Wednesday, August 30, 2006

Another way to stop plaque out of Star Wars

Nanotechnology, is the miniturisation of technology. This has now reached medicine. You can now miniturise particles, load it with chemical molecules and target it to specific organs and tissues. Of particular interest now is the ability to target arterial wall plaques.

As we all know, a plaque is a collection of cholesterol molecules and it's associated smooth muscle cells and inflammatoy cells. To allow it to grow, these cells must have their own nutrition and oxygen supply, which means that they must have their own capillaries and bllod vessels. We call thegrowth of these new vessels, angiogenesis.

You can imagine that without new vessels, the plaque will not grow. So just as cancers grow through proliferation of new blood vessels, so also atheroma. Well, the Americans have now loaded a drug, call fumagilin, into nanoparticles, and target these nanoparticles at the atheroma. The early study seem to show that this new technique was successful in halting the growth of atheroma. Much of this early work was done in University of Washington.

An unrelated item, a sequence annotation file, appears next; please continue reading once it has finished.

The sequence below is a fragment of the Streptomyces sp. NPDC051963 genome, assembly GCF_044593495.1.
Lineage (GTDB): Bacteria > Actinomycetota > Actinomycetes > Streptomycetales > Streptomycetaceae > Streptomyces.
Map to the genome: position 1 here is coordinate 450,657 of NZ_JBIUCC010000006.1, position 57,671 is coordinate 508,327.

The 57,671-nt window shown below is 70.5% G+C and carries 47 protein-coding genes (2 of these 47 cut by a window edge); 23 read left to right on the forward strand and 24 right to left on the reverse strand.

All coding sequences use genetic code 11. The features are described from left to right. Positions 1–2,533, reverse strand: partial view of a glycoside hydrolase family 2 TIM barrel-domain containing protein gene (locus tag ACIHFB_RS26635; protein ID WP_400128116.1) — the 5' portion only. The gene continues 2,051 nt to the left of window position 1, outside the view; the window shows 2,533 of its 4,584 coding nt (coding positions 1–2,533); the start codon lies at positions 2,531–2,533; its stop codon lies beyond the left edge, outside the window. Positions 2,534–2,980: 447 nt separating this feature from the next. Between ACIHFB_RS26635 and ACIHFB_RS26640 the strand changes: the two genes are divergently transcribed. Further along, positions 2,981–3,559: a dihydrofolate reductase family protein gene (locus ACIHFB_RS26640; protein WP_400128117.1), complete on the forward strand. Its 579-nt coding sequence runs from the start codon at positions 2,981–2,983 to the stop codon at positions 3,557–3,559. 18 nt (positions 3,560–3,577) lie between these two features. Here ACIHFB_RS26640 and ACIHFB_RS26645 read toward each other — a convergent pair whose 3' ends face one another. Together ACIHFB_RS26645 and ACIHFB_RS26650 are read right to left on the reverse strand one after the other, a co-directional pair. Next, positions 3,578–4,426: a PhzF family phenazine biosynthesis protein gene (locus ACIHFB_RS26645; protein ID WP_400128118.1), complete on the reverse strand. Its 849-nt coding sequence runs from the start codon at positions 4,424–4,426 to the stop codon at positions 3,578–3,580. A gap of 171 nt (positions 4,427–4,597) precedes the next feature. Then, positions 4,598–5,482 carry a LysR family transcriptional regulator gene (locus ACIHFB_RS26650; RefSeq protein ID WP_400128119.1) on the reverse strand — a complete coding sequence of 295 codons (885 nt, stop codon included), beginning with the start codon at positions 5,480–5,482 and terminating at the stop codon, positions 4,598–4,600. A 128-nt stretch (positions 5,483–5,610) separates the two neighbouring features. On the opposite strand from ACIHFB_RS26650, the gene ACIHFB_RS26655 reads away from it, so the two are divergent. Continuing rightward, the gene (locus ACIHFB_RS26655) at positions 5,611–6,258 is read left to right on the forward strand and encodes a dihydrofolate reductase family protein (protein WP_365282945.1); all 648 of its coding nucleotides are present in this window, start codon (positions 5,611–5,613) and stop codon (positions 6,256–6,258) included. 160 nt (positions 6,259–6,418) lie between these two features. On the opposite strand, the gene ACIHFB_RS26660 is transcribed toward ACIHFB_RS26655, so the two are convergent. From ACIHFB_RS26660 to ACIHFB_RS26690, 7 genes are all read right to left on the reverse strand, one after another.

Fumagilin, is an anti-angiogenesis drug, also helpful in stopping blood vessel formation in cancers. Although the results in rabbits were very encouraging, it will be along time before this work is ready for prime time. However, we can only be hopeful that one day, we can cause plaques to stop growing or regress. Of course we must know that for the moment, we do have statins, which can also halt plaque growth and in some cases, regress them too.

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